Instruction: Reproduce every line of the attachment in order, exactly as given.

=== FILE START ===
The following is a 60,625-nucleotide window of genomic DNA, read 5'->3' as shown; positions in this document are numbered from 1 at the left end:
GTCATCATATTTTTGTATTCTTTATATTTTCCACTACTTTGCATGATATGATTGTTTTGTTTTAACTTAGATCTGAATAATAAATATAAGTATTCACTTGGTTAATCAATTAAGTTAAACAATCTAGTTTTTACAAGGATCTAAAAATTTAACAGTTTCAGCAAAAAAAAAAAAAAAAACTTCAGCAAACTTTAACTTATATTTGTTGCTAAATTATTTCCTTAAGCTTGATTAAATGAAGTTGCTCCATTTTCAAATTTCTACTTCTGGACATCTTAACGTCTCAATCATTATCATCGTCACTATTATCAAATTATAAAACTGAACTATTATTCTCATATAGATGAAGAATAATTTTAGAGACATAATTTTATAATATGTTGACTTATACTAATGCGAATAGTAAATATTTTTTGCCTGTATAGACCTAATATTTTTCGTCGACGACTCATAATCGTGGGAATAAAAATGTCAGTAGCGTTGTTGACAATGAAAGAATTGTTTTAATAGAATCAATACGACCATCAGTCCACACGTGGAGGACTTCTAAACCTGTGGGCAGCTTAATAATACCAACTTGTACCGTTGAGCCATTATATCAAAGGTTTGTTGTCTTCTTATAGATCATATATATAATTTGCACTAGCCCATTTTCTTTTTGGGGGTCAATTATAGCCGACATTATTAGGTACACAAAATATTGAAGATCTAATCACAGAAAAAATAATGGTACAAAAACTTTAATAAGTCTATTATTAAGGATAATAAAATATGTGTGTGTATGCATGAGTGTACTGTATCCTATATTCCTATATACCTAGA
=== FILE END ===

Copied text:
The following is a 60,625-nucleotide window of genomic DNA, read 5'->3' as shown; positions in this document are numbered from 1 at the left end:
GTCATCATATTTTTGTATTCTTTATATTTTCCACTACTTTGCATGATATGATTGTTTTGTTTTAACTTAGATCTGAATAATAAATATAAGTATTCACTTGGTTAATCAATTAAGTTAAACAATCTAGTTTTTACAAGGATCTAAAAATTTAACAGTTTCAGCAAAAAAAAAAAAAAAAACTTCAGCAAACTTTAACTTATATTTGTTGCTAAATTATTTCCTTAAGCTTGATTAAATGAAGTTGCTCCATTTTCAAATTTCTACTTCTGGACATCTTAACGTCTCAATCATTATCATCGTCACTATTATCAAATTATAAAACTGAACTATTATTCTCATATAGATGAAGAATAATTTTAGAGACATAATTTTATAATATGTTGACTTATACTAATGCGAATAGTAAATATTTTTTGCCTGTATAGACCTAATATTTTTCGTCGACGACTCATAATCGTGGGAATAAAAATGTCAGTAGCGTTGTTGACAATGAAAGAATTGTTTTAATAGAATCAATACGACCATCAGTCCACACGTGGAGGACTTCTAAACCTGTGGGCAGCTTAATAATACCAACTTGTACCGTTGAGCCATTATATCAAAGGTTTGTTGTCTTCTTATAGATCATATATATAATTTGCACTAGCCCATTTTCTTTTTGGGGGTCAATTATAGCCGACATTATTAGGTACACAAAATATTGAAGATCTAATCACAGAAAAAATAATGGTACAAAAACTTTAATAAGTCTATTATTAAGGATAATAAAATATGTGTGTGTATGCATGAGTGTACTGTATCCTATATTCCTATATACCTAGA